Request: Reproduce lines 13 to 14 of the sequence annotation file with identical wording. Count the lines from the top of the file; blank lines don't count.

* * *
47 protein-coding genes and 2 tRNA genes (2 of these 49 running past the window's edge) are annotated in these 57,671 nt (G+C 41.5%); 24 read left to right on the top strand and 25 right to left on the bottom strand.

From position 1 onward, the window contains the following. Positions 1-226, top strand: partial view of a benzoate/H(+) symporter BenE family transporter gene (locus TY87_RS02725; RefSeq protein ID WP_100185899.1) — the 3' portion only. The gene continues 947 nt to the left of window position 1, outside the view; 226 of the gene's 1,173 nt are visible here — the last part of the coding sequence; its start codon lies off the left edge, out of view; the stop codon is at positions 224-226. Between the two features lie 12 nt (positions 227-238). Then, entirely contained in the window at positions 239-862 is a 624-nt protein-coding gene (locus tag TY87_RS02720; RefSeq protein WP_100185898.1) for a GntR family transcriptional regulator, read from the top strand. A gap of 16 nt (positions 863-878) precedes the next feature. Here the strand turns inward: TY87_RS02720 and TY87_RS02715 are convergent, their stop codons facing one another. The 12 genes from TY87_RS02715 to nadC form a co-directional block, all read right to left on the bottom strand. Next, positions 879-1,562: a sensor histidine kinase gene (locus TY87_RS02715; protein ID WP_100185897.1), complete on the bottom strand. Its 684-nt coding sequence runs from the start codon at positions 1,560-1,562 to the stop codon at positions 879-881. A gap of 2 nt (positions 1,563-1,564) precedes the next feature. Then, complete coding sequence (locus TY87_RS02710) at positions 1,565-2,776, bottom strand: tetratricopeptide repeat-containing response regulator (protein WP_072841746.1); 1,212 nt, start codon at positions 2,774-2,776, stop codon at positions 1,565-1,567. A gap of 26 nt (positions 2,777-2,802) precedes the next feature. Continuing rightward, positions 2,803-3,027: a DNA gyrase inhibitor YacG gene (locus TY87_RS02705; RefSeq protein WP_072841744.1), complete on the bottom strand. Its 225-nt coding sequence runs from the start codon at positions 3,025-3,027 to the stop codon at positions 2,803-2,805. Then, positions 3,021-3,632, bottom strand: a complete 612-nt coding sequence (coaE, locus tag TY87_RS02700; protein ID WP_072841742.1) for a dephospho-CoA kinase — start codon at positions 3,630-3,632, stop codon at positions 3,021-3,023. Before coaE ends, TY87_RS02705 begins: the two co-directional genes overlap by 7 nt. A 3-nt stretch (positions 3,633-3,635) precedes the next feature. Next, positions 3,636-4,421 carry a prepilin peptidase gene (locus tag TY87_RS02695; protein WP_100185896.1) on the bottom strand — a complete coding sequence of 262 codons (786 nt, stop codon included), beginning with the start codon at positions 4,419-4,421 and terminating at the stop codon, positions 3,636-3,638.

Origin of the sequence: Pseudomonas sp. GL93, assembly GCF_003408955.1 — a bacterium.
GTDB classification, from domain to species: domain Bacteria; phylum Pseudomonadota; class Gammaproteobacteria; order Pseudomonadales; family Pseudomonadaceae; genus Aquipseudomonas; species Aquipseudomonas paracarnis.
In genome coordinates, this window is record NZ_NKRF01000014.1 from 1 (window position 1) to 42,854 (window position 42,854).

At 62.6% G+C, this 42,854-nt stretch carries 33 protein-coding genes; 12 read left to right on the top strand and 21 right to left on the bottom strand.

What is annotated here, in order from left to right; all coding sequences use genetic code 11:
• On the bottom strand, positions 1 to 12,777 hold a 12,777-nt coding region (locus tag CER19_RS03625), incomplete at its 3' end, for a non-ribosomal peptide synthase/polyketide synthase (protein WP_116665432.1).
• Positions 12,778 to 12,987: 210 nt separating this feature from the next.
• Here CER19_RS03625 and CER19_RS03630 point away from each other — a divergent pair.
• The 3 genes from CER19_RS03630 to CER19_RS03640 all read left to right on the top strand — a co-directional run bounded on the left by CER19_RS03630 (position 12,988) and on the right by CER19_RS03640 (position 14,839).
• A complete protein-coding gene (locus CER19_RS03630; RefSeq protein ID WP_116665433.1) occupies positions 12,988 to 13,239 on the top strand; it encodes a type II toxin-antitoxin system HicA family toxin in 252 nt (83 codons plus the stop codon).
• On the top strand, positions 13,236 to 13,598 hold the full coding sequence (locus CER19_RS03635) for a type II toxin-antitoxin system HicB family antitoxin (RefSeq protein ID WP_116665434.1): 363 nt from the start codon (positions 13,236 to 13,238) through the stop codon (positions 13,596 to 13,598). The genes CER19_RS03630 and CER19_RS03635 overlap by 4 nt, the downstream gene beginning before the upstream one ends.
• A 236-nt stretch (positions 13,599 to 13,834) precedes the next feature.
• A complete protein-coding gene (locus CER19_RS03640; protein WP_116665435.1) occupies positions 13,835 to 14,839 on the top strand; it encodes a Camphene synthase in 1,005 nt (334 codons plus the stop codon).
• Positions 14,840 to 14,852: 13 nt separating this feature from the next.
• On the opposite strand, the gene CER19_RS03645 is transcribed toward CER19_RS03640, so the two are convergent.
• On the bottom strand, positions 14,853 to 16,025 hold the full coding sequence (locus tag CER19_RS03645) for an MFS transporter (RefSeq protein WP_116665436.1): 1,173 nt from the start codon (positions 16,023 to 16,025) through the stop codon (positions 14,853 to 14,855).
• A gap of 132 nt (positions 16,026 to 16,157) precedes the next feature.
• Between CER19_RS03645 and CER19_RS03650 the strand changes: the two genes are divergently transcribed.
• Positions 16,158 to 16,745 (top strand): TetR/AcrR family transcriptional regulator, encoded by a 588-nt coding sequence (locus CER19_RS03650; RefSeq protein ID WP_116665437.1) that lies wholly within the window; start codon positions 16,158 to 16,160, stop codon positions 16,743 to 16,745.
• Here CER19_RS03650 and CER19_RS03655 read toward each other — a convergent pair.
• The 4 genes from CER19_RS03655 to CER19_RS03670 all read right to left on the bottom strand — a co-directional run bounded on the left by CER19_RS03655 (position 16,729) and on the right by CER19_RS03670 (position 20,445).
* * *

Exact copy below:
• On the top strand, positions 13,236 to 13,598 hold the full coding sequence (locus CER19_RS03635) for a type II toxin-antitoxin system HicB family antitoxin (RefSeq protein ID WP_116665434.1): 363 nt from the start codon (positions 13,236 to 13,238) through the stop codon (positions 13,596 to 13,598). The genes CER19_RS03630 and CER19_RS03635 overlap by 4 nt, the downstream gene beginning before the upstream one ends.
• A 236-nt stretch (positions 13,599 to 13,834) precedes the next feature.